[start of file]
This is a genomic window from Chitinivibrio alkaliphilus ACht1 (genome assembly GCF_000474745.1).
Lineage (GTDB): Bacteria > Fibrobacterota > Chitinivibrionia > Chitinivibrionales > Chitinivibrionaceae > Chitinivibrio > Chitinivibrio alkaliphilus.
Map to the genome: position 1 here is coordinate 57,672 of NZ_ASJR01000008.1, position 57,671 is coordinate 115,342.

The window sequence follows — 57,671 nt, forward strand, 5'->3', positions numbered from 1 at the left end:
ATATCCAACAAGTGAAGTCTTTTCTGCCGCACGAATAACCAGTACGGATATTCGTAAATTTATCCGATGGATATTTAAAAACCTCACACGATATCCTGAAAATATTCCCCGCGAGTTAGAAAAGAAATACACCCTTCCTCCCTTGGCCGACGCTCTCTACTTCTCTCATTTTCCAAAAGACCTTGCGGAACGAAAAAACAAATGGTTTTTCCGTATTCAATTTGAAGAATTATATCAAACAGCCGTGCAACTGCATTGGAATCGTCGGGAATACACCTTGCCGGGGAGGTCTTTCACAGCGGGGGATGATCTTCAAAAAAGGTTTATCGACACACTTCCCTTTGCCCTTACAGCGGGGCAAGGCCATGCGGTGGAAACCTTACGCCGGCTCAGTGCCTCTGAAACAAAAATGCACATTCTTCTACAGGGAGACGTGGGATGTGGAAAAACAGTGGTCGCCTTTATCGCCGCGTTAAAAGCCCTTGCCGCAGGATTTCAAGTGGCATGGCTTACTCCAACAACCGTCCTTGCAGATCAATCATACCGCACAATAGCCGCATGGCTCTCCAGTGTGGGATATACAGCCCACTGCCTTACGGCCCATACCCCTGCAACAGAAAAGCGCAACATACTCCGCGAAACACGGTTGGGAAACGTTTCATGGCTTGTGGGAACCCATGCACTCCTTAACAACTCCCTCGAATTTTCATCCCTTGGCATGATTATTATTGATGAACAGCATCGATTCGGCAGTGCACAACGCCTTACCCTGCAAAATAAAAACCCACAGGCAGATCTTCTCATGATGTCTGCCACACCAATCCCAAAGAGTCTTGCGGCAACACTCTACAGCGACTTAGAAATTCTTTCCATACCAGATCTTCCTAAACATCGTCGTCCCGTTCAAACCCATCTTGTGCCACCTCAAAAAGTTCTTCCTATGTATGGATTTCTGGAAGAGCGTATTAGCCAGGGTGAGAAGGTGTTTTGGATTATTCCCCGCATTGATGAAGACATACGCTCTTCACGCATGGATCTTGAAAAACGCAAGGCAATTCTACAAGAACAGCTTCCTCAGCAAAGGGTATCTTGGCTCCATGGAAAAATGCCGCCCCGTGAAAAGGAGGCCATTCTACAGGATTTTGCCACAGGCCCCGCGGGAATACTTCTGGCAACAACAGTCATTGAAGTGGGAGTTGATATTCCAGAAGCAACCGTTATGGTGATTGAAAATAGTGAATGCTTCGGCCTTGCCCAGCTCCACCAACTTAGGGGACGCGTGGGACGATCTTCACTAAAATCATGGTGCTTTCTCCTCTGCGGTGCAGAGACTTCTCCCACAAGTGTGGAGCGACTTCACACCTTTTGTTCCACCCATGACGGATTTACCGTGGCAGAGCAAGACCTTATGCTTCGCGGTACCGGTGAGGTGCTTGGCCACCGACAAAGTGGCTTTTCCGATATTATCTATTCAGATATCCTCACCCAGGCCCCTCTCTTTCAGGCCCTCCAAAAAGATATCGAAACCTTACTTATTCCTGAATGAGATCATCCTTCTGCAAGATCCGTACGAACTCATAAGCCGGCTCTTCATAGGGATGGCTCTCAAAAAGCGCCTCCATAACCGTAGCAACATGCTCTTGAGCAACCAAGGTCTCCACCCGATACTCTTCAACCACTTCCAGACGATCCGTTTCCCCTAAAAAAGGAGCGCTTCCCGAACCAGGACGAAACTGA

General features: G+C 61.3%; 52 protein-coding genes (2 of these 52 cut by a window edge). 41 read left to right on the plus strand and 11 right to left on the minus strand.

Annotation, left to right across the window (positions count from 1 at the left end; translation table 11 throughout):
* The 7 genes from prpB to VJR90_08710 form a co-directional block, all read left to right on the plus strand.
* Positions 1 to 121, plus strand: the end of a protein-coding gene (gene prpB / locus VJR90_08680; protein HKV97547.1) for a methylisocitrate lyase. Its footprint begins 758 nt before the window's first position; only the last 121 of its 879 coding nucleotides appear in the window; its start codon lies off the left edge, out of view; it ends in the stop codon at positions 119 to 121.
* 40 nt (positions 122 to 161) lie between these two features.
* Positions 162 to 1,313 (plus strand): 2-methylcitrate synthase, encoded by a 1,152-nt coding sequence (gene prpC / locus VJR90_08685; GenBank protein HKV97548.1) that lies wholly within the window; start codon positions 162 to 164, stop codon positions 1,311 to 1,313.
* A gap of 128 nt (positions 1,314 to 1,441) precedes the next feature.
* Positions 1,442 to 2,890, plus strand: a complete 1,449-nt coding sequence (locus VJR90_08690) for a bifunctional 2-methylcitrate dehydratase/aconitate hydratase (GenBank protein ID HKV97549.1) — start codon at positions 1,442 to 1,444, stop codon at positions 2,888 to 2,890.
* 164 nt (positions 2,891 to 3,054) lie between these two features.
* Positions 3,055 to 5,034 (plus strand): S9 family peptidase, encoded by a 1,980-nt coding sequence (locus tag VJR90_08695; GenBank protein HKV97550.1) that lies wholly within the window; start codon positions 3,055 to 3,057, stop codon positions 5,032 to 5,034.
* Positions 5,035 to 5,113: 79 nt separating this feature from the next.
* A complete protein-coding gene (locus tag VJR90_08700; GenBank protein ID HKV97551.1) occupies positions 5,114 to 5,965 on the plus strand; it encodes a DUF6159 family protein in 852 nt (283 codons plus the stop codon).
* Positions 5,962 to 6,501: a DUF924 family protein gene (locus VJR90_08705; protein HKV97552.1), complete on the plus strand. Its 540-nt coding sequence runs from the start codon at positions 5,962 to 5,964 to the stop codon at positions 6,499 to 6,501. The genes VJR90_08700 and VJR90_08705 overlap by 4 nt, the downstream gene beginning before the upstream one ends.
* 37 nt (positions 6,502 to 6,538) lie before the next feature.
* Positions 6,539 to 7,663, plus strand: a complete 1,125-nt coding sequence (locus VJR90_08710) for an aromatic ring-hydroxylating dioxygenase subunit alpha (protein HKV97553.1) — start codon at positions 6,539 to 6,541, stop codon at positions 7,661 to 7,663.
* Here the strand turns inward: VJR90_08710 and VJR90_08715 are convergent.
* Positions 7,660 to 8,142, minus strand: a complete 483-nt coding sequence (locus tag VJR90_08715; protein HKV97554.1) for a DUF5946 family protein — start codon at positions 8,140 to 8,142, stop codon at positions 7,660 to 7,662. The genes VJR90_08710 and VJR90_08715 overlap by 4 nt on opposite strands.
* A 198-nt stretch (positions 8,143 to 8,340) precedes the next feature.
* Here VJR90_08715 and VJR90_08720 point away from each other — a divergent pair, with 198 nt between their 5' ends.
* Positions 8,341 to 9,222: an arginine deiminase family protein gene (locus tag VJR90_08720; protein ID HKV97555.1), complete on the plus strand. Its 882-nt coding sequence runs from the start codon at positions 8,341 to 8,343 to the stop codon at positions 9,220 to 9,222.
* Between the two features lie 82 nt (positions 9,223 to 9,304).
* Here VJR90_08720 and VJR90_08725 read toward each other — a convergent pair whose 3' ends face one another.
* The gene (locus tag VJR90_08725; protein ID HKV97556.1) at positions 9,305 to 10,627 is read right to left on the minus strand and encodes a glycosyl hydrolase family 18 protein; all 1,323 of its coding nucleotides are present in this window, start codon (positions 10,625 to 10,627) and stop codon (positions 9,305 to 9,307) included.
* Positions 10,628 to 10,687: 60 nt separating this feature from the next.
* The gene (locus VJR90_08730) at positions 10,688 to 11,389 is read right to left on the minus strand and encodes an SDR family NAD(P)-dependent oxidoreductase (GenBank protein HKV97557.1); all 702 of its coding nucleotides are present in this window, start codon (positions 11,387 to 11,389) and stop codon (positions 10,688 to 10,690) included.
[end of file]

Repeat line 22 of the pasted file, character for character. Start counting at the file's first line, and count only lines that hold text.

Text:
* Positions 7,660 to 8,142, minus strand: a complete 483-nt coding sequence (locus tag VJR90_08715; protein HKV97554.1) for a DUF5946 family protein — start codon at positions 8,140 to 8,142, stop codon at positions 7,660 to 7,662. The genes VJR90_08710 and VJR90_08715 overlap by 4 nt on opposite strands.